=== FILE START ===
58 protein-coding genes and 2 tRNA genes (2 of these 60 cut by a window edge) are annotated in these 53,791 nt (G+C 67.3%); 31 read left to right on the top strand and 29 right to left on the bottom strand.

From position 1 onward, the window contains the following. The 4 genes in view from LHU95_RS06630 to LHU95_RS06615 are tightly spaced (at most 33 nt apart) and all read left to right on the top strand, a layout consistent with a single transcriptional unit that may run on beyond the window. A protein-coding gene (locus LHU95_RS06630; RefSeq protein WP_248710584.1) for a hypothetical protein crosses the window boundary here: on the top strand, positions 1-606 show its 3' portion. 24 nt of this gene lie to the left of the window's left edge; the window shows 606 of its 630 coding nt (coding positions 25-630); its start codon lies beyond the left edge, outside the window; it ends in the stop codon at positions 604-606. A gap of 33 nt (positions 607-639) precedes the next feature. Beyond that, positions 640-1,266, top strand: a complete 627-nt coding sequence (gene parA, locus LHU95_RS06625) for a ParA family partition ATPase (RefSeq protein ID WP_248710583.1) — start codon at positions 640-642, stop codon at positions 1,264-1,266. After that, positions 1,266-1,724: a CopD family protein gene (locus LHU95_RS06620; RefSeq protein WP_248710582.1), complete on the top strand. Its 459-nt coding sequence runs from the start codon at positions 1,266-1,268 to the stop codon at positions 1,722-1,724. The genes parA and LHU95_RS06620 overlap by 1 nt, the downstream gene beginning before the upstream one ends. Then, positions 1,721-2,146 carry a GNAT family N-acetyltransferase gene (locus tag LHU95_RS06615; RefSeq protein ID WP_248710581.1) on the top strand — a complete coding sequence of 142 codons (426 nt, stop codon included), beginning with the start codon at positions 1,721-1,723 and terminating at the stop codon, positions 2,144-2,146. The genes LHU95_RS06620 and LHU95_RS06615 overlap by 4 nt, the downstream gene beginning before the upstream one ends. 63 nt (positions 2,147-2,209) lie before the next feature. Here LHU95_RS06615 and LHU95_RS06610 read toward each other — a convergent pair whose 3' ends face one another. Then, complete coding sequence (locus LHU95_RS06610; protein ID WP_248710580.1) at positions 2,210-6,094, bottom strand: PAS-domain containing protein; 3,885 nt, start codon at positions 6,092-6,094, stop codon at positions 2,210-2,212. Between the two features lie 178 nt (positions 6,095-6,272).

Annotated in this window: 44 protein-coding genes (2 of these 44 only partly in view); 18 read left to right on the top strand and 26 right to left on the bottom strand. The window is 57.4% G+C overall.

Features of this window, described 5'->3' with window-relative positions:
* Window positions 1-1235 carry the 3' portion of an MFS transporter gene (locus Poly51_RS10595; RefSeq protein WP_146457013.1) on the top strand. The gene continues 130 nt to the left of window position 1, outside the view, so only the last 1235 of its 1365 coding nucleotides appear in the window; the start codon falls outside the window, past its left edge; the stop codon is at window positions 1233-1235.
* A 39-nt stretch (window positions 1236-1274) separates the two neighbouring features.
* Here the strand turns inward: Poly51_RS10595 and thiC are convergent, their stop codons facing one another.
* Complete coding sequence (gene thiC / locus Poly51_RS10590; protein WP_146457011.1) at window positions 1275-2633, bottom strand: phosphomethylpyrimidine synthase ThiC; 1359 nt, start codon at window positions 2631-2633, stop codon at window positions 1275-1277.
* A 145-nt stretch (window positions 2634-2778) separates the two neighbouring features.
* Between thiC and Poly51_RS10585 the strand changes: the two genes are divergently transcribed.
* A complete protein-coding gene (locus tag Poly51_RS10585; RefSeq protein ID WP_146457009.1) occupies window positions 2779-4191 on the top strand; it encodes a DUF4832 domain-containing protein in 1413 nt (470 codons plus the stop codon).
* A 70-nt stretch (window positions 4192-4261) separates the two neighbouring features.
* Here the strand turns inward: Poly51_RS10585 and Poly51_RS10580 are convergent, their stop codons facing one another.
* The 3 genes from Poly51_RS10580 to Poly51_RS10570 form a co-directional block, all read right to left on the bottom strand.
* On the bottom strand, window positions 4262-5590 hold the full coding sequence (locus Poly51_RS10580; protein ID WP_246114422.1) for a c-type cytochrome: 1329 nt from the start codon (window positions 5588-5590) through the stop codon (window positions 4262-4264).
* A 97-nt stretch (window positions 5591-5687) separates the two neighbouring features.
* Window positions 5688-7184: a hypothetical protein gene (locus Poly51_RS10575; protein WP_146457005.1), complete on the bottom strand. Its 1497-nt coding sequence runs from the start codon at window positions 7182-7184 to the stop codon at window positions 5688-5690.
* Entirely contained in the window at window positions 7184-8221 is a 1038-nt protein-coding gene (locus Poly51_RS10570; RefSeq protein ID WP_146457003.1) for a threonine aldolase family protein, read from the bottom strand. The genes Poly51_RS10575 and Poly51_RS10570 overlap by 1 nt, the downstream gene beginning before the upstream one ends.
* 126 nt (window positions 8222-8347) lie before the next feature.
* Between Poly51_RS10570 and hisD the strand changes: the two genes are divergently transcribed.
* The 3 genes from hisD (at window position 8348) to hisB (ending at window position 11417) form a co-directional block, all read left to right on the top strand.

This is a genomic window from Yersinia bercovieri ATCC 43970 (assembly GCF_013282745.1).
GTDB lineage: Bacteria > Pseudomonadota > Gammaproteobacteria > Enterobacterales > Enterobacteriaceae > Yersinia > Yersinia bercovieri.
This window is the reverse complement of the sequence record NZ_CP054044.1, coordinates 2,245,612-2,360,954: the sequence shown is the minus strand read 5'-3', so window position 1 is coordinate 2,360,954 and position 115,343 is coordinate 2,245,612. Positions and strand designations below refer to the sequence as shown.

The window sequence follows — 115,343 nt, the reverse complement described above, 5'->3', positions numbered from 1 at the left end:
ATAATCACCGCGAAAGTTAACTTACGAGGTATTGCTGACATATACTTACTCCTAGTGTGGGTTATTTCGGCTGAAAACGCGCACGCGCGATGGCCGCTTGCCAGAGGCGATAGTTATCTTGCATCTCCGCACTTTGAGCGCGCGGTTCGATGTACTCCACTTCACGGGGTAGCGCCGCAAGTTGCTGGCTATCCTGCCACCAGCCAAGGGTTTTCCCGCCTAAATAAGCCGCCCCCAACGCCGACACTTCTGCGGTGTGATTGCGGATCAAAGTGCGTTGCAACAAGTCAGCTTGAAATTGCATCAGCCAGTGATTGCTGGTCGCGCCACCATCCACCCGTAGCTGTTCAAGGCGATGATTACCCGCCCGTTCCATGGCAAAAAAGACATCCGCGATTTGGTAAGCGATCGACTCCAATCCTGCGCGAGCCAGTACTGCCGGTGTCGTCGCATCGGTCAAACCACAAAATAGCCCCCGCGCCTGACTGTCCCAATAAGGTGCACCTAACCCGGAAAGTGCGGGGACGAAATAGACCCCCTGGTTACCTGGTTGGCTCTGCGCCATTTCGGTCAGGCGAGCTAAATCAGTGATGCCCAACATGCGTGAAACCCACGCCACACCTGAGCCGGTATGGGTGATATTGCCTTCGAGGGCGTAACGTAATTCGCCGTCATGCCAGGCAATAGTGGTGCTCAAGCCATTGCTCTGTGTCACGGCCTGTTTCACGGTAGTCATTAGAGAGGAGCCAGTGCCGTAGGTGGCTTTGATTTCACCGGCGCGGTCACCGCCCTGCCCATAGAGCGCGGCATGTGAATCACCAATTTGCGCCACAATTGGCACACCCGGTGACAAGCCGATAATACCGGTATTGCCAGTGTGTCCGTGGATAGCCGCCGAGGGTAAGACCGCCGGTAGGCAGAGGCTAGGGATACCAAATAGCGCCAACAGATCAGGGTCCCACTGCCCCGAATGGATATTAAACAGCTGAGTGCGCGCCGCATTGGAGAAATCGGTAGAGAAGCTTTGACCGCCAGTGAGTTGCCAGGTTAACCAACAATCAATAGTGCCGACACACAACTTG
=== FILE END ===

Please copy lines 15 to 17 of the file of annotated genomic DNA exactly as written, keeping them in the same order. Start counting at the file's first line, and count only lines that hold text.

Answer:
* On the bottom strand, window positions 4262-5590 hold the full coding sequence (locus Poly51_RS10580; protein ID WP_246114422.1) for a c-type cytochrome: 1329 nt from the start codon (window positions 5588-5590) through the stop codon (window positions 4262-4264).
* A 97-nt stretch (window positions 5591-5687) separates the two neighbouring features.
* Window positions 5688-7184: a hypothetical protein gene (locus Poly51_RS10575; protein WP_146457005.1), complete on the bottom strand. Its 1497-nt coding sequence runs from the start codon at window positions 7182-7184 to the stop codon at window positions 5688-5690.